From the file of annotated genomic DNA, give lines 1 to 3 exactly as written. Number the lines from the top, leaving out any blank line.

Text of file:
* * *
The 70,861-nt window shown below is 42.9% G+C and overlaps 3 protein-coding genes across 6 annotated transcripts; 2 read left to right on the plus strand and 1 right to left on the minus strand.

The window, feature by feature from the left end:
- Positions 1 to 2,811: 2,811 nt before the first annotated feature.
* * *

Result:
The 70,861-nt window shown below is 42.9% G+C and overlaps 3 protein-coding genes across 6 annotated transcripts; 2 read left to right on the plus strand and 1 right to left on the minus strand.

The window, feature by feature from the left end:
- Positions 1 to 2,811: 2,811 nt before the first annotated feature.